When it comes to shorting, investors should be careful. That's because while your downside is capped and your upside unlimited when you go long a stock, when you go short, your upside is capped and your downside is unlimited. So you don't want to short a stock that has the potential to keep going up and up and up.

That's how I think about shorting, anyway, so when it comes to finding shorts, I like to find a company in a low-growth niche that also has flawed operations or unethical management. Then, even if I turn out to be wrong in my analysis of the operations or management, I'm protected by the fact that the company likely won't see outrageous growth.

Thus, I was surprised to see Chinese private education company New Oriental (NYSE:EDU) show up on short-selling website Citron Research the other day.

The background
First, let me say that Citron's work is generally of very high quality. It's thorough, it's well-written, and it's generally right.

But the work on New Oriental (a stock we've recommended at Motley Fool Global Gains) doesn't match its usual high standards. Further, the potential rewards of shorting New Oriental are far outweighed by the risks.

But before we get to that, let's go through what Citron had to say about New Oriental and why I think its conclusion misses some key points.

Let's go to the videotape
Citron claimed in its report that New Oriental had a "fantasy-land valuation" and was destined for "extreme price erosion." As evidence for this, Citron cited the recent price-to-sales multiple that Pearson (NYSE:PSO) paid to acquire Wall Street English from The Carlyle Group (apparently gleaned from this brief Wall Street Journal article).

The "short" version is that Pearson bought Wall Street English and its $70 million revenue stream for $145 million (a P/S ratio of 2.1). That's an enormous discount to the whopping 7.9 P/S ratio that New Oriental is fetching on the New York Stock Exchange.

Seems like an airtight case ...
Now, peer multiple comparisons are useful in any valuation analysis, but the important thing to remember is that they're relative.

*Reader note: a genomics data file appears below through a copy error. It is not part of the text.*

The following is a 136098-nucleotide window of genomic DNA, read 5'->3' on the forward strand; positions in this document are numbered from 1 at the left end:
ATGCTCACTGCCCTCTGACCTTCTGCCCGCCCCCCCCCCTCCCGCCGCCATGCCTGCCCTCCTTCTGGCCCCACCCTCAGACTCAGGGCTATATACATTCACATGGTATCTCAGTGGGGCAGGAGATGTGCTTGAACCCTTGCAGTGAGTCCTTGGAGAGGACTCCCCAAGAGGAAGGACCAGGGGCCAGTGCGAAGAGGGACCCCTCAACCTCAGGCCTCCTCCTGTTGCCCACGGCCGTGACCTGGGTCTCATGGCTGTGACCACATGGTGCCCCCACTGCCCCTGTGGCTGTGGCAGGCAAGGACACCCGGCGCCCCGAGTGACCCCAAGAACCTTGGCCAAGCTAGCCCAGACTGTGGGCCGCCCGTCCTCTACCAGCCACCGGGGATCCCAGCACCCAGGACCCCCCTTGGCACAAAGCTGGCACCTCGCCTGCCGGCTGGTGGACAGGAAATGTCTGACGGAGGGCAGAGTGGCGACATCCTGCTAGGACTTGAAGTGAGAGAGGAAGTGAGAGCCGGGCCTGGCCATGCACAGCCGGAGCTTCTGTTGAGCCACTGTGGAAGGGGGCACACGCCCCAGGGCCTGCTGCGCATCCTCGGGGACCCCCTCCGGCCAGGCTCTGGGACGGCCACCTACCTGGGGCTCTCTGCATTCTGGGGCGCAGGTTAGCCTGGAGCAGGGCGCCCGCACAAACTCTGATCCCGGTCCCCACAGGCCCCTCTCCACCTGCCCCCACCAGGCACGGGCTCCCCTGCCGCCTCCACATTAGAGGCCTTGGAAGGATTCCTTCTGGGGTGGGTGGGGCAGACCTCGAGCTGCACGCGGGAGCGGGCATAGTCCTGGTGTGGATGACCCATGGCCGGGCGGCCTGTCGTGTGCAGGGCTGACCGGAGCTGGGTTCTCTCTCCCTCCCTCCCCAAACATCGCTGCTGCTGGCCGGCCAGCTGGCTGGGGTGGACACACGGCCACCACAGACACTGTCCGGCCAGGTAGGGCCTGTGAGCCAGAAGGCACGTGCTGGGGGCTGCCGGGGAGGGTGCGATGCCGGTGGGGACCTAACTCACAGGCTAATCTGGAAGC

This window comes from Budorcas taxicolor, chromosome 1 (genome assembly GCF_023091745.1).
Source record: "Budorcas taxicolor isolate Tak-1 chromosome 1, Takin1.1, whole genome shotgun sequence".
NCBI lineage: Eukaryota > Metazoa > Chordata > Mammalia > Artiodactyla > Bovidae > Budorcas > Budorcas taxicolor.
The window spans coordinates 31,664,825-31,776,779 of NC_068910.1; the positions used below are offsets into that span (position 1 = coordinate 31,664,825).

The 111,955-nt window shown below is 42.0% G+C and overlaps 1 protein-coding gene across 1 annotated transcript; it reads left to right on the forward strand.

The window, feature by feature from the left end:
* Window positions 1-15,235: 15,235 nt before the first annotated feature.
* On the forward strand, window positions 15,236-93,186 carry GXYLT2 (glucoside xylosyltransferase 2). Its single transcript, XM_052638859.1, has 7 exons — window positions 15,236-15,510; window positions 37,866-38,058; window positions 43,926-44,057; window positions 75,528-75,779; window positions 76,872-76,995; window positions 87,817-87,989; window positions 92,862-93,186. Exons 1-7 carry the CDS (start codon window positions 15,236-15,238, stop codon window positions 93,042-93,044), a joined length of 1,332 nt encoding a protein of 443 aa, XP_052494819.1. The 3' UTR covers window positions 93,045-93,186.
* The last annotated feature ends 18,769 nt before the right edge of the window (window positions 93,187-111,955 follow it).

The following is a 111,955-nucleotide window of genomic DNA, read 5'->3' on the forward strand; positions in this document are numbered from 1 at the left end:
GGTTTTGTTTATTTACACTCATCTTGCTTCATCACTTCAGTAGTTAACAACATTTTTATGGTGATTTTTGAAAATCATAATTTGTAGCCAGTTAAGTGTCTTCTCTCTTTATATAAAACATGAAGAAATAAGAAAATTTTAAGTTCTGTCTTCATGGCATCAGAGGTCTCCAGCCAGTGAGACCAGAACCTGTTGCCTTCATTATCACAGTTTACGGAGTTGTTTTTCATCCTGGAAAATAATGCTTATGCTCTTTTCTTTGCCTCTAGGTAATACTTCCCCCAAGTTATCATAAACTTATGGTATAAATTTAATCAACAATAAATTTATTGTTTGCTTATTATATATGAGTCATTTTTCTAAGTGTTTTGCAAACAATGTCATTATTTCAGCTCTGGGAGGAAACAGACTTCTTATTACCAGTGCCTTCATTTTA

After all, it's natural for a company to be overvalued relative to its competition if it turns out to be a superior company with superior growth prospects. Similarly, you won't make money buying companies that are undervalued relative to their peers if they happen to be inferior companies.

In other words, pointing out that New Oriental is overvalued relative to Wall Street English is meaningless without an analysis of the two businesses that confirms that they are, in fact, of equal quality. And that's where I think Citron got it wrong.

The better business
First, Citron fails to point out that New Oriental is already a bigger business than Wall Street English, with more than $250 million in trailing revenue. That's worth a slight premium right there.

Second, Citron claims that Wall Street English is the faster-growing of the two by comparing Wall Street English's compound annual growth from 2006 to 2008 (40%) with guidance for New Oriental's top-line growth for 2009 (28% to 35%).

This is a daft comparison. Not only does it measure two different time periods, but it's comparing growth at a time when China was booming (2006 to 2008) with expected growth at a time when China's GDP growth will be historically low (2009).

In fact, we're given no information about Wall Street English's expected 2009 growth rate, and if we compare Wall Street English's 2006 to 2008 CAGR with New Oriental's, we find that New Oriental is the faster-growing company -- it grew the top line more than 45% annually from 2006 to 2008. I suspect New Oriental will continue to outpace Wall Street English in 2009, which is worth another slight premium.

Third, Citron fundamentally misunderstands just how different New Oriental's business is from Wall Street English's. Wall Street English is a Western brand that caters exclusively to the elite adult market (a segment that makes up a small percentage of New Oriental's overall business).